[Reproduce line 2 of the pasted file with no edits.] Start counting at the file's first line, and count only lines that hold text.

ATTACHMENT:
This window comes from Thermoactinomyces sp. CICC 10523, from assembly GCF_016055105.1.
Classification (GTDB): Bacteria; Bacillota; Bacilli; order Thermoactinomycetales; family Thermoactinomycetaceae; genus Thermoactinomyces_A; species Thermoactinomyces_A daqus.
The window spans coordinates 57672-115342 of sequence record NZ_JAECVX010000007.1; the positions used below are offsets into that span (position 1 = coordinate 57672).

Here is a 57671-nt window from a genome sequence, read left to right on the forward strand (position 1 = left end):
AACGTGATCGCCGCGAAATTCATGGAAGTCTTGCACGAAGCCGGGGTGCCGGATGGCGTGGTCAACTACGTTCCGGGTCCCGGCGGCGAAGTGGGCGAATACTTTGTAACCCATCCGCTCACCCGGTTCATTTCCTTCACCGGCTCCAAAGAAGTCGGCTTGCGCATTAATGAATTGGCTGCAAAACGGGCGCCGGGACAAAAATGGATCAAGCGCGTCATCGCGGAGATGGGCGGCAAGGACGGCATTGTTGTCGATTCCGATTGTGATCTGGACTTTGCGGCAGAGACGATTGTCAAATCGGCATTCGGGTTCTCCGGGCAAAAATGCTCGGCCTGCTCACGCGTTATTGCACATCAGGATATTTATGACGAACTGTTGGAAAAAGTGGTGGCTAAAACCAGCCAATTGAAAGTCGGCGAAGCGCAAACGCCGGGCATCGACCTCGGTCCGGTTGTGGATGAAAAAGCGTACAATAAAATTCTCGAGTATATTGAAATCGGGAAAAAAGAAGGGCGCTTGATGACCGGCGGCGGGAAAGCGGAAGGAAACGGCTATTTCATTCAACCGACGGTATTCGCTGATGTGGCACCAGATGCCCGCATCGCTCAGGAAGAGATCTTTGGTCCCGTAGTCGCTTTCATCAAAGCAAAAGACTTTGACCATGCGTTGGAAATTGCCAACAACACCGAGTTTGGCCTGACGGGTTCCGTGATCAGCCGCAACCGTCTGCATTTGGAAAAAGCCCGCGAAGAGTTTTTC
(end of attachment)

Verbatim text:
Classification (GTDB): Bacteria; Bacillota; Bacilli; order Thermoactinomycetales; family Thermoactinomycetaceae; genus Thermoactinomyces_A; species Thermoactinomyces_A daqus.